Mental health and life improvement
Many studies have examined the effects of reminiscence therapy on overall affect. One group of researchers implemented reminiscence therapy into a community in response to a rash of suicides. The researchers administered the therapy to older adults (predominantly women) at a local community center for the elderly. A questionnaire administered after the group reminiscence therapy session revealed that 97.3% of participants enjoyed the experience of talking, 98.7% enjoyed listening to others, 89.2% felt that the group work with reminiscence therapy would help in their daily life, and 92.6% wished to continue in the program. The researchers suggest their results support the previously reported effects of increased life satisfaction and self-esteem. Another study showed that after one session a week for 12 weeks of integrative reminiscence therapy, institutionalized older veterans in Taiwan experienced significant increases in self-esteem and life satisfaction as compared to the control group.
A few researchers have posited that the positive effects of reminiscence therapy are the result of increased coping skills. Essentially, these researchers argue reminiscence therapy works because it increases the patient's ability to cope and deal with new situations effectively.
Self-positive reminiscences relate to improved psychological well-being through assimilative and accommodative coping, while self-negative reminiscences are associated with reduced psychological well-being through their negative relationships with both types of coping. Assimilative and accommodative coping are protective mechanisms through which the self establishes continuity and meaning for one's life.
- Assimilative coping aims to alter the life situation so that it concurs with one’s preferences and objectives, helping people pursue personal goals despite limitations and obstacles.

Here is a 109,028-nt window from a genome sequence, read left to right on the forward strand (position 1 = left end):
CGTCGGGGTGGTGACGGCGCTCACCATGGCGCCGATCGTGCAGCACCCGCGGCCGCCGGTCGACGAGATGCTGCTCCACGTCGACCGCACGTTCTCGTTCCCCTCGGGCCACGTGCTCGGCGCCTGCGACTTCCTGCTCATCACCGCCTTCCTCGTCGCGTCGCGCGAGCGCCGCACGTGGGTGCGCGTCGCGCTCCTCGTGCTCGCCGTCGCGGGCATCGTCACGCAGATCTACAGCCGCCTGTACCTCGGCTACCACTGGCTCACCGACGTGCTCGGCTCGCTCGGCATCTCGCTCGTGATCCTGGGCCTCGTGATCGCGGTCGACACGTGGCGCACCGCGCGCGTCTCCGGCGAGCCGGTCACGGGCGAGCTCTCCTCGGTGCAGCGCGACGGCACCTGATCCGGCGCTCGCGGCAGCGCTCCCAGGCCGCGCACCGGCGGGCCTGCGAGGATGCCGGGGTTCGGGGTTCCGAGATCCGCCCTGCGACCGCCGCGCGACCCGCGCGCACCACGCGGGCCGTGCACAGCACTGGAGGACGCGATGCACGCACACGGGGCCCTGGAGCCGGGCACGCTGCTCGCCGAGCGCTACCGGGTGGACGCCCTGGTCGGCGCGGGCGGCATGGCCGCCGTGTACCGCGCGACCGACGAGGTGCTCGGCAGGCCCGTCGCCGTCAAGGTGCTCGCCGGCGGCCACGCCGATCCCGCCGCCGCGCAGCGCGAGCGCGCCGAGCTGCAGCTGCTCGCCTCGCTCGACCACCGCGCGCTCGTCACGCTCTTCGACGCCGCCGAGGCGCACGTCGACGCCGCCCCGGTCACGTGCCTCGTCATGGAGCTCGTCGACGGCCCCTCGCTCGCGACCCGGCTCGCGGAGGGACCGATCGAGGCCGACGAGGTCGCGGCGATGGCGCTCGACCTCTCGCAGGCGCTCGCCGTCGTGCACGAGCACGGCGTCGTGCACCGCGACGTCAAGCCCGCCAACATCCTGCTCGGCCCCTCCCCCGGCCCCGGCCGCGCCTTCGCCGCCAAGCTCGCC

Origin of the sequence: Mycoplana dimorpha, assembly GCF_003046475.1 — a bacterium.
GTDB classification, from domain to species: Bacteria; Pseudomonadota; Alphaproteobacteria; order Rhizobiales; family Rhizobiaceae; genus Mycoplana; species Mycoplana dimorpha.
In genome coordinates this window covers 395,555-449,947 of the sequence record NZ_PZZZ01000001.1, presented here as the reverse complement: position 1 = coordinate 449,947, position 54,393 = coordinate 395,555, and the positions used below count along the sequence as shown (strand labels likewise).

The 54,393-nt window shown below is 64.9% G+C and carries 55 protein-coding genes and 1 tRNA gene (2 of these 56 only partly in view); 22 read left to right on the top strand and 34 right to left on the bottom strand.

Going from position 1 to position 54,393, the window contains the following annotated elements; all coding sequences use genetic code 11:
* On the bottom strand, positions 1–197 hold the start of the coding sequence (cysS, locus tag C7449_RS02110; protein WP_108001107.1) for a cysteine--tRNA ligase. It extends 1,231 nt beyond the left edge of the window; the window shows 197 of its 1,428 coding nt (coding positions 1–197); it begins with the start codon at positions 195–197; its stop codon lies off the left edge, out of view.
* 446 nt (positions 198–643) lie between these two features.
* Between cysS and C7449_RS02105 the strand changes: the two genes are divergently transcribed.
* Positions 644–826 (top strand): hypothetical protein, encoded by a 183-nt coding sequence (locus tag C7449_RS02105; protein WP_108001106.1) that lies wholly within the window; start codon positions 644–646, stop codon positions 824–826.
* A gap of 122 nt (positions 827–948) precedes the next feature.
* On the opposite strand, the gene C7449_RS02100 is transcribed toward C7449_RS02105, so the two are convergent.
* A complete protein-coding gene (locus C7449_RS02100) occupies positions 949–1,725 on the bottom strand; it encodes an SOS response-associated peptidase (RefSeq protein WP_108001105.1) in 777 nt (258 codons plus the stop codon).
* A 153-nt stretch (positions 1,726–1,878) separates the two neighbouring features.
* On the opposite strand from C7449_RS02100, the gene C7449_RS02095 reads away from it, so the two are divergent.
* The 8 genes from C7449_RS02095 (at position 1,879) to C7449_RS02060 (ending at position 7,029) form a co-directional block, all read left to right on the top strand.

- Accommodative coping helps patients adjust their goals to accommodate constraints and impairments by revising values and priorities, constructing new meaning from the situation, and potentially transforming personal identity.
Instrumental reminiscence therapy facilitates two additional types of coping: problem focused coping and emotion focused coping. Problem focused coping involves the individual in a goal-oriented effort to alter the situation with an analytic approach to solving the problem. Emotion focused coping helps to create positive interpretations of stress by focusing on personal growth, helps the patient accept responsibility for one’s own role in creating the stress and a desire to address this stress, and a distancing of the self from the stressful situation by not being too serious about it or looking for the positive aspects of the stress.
Many studies have looked at the effectiveness of reminiscence therapy in clinically depressed older adults. This research suggests reminiscence therapy is a very effective way to reduce depressive symptoms in the elderly. Integrative and instrumental reminiscence therapy helped participants' affect improve over the long term by significantly decreasing depressive symptoms. Another study found that after 12 weeks of integrative reminiscence therapy, institutionalized older veterans experienced significant decreases in depressive symptoms. Older adults with depressive symptoms frequently reminisce as a way to refresh bitter memories, reduce boredom, and prepare for death from Webster's taxonomy (as opposed to conversation, teach/inform, intimacy maintenance, problem solving, identity). Due to this finding, the researchers concluded that if depressed older adults were already reminiscing, although in negative ways, they would make good candidates for reminiscence therapy since they would be comfortable with this activity. Reminiscence therapy may even help alleviate depressive symptoms in patients also suffering from cancer.